Student teams show their design, business skills in Boeing Capstone Project

Nine months of “real world” aircraft planning, designing and execution by undergraduate students culminated recently in the Department of Aerospace Engineering’s Howe Hall atrium in the annual Boeing Senior Capstone Project.

Student with aircraft
A North Carolina A&T participant checks things over on one of the scale aircraft.

Two teams of students from Iowa State and North Carolina A&T State University demonstrated the design and capabilities of custom-built vertical takeoff and landing (VTOL) remote-controlled aircraft they planned, designed and built throughout the past academic year. With each team composed of students from both schools, the project focuses on the importance of teamwork and cooperation between different entities in realistic applications mirroring what occurs in industry — where projects may be completed by people in different locations around the nation or around the world, in a compressed time frame. Traditionally, the Iowa State aerospace engineering students handle the aerodynamic and propulsion components of the aircraft, while the North Carolina A&T members take on the mechanical and structural components of the designs.

The program was launched in 2012 and each year features a different scenario for creation of the aircraft. This year’s project was “Container Lifter 2040,” where teams were charged with planning,  designing and flying scale model aircraft capable of picking

Student maneuvering aircraft
The moment of truth, as teams maneuver their aircraft through the drill of transporting scaled 40-foot cargo containers.

up and transporting ISO containers (the large rectangular cargo containers that are transported globally by ship, train and truck) by including probable technologies available in 2040. Objectives included designing a system for minimum total operating cost per pound of cargo transfer, which requires the students to use mathematical calculations and business planning in their designs.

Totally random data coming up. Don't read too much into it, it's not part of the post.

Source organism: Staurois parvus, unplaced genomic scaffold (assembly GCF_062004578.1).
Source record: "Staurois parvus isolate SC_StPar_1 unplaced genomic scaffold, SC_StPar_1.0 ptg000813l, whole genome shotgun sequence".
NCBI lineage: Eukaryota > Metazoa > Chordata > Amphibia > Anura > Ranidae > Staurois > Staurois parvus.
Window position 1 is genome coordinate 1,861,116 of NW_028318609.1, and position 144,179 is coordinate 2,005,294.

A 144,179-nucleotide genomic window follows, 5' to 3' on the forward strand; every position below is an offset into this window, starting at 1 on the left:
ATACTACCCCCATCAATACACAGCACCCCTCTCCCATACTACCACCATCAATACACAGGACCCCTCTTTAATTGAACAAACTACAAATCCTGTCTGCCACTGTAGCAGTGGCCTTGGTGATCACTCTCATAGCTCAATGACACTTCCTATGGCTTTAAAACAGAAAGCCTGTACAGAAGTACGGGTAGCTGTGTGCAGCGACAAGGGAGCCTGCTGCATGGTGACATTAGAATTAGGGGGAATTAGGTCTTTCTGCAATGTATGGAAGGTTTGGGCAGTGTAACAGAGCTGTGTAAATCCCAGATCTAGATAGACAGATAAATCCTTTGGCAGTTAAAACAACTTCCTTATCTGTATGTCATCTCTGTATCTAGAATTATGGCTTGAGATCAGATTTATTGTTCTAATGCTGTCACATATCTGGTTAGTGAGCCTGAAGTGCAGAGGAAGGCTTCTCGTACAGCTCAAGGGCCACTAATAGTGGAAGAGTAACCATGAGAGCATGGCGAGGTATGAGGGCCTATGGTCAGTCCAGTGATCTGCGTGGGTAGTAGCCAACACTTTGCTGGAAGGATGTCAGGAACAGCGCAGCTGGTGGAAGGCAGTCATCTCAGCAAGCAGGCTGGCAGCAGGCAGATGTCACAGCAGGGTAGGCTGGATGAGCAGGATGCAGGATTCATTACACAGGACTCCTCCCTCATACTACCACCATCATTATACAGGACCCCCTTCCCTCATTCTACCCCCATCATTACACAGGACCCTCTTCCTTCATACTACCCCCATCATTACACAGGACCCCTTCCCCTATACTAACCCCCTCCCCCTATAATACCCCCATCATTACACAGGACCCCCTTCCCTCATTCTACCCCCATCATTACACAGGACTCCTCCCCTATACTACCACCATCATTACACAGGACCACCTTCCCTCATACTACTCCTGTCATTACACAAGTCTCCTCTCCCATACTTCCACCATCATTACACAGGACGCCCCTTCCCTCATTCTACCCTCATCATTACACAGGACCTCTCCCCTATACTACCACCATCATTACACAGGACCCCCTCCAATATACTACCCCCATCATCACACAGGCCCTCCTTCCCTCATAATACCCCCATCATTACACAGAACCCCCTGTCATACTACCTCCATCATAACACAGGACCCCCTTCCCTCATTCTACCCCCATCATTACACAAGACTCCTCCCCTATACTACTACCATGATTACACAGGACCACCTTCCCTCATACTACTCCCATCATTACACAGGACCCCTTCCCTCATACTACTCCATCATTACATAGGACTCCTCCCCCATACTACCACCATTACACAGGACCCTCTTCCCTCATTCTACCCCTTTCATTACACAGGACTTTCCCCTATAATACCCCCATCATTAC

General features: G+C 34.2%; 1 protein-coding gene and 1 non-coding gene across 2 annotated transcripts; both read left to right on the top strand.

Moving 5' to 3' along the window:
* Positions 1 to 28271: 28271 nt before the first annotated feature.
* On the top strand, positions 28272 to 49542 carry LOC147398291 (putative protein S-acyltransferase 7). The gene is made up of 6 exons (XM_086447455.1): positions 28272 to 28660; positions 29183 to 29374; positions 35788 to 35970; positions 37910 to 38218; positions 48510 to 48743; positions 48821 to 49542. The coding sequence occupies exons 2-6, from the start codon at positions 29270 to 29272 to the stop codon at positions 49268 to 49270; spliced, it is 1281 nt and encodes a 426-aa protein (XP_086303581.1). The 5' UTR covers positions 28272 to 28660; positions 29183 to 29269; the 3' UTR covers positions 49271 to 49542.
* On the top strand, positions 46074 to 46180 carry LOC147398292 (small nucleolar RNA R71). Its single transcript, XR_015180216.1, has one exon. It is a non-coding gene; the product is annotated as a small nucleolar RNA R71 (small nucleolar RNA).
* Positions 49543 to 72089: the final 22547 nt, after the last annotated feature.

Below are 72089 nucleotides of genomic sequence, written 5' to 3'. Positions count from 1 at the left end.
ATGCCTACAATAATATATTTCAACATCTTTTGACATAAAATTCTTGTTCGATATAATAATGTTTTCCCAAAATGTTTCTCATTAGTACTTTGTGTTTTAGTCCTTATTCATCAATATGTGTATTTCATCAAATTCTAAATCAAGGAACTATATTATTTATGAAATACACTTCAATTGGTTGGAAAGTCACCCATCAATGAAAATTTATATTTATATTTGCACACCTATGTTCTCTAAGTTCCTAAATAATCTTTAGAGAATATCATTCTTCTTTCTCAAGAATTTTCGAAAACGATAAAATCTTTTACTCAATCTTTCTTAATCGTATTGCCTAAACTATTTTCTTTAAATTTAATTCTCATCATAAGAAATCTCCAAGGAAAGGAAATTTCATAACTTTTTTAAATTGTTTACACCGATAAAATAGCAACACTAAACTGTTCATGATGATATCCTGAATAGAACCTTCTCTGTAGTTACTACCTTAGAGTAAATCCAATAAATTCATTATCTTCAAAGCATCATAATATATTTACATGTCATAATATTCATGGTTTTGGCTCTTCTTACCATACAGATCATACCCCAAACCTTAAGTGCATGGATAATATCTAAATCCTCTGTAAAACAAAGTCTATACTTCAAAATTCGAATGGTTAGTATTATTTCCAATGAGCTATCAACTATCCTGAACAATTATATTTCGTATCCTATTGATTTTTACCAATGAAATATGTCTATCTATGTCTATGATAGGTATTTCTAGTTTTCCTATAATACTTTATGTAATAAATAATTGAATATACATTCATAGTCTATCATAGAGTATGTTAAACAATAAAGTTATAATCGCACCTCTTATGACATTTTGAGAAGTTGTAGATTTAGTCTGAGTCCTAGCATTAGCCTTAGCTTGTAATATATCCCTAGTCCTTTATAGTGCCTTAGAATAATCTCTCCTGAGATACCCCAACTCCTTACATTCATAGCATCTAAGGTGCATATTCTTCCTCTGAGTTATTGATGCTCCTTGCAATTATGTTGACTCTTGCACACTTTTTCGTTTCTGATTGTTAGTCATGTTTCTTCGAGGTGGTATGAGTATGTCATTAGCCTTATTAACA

Project initiation occurred in August of 2017, with students traveling to Boeing’s Philadelphia, Pennsylvania VTOL facility for the official kickoff. A mid-year Conceptual Design Review of the projects was carried out in November at North Carolina A&T, with the final events at Iowa State April 19, including a two-hour oral presentation, where teams discuss their concepts with Boeing engineers — and a demonstration, with the aircraft required to leave a base, pick up a scaled 40-foot container, transfer it to a warehouse, deliver it, and fly back to base.

Two teams – the Boeing Blue Team and Boeing White Team, enjoyed their time in the spotlight at Iowa State to show off their efforts, with the Blue Team taking the top honor. The team rosters included ISU Team – Blue: Jeffrey Hall (team leader), Elizabeth Berg, Mike Groth, Alex Nielsen, Parker Purcell, Jesse Stufflebeem. ISU Team – White: Alexis Moreno (team leader), Ben Halley, Michael Londergan., Anthony McDill, Todd Nelson, Bailey Young. NCAT Team – Blue: Charles Henry (team leader), Billy Byrd, Jacobi Evans, Arin Long, Jacob Raby, Caleb White, NCAT Team – White: Gregory “Austin” Lamb (team leader), Jaelenn Hayes, Juan Lasanta Garcia, Christina Oden, Aliyah Rivera, Kwame Simmons.

The program is sponsored by Boeing Military Aircraft. Led since its inception by Roger Lacy, Boeing officials oversee the project from beginning to end, and work closely with faculty from both schools. Professor Thomas Gielda and lecturer Patrick Vogel are the ISU faculty representatives, with Professor Shih-Liang Wang at North Carolina A&T.

Boeing Blue Team group photo
The Boeing Blue Team is all smiles after taking top honors.
Boeing White Team group photo
The Boeing White team members pose with their two aircraft.
Cameron Rayburn speaking
Boeing officials and ISU aerospace engineering faculty members address the student teams. Lecturer Cameron Rayburn speaks, while two of the project organizers, Roger Lacy of Boeing (left) and aerospace engineering professor Thomas Gielda look on.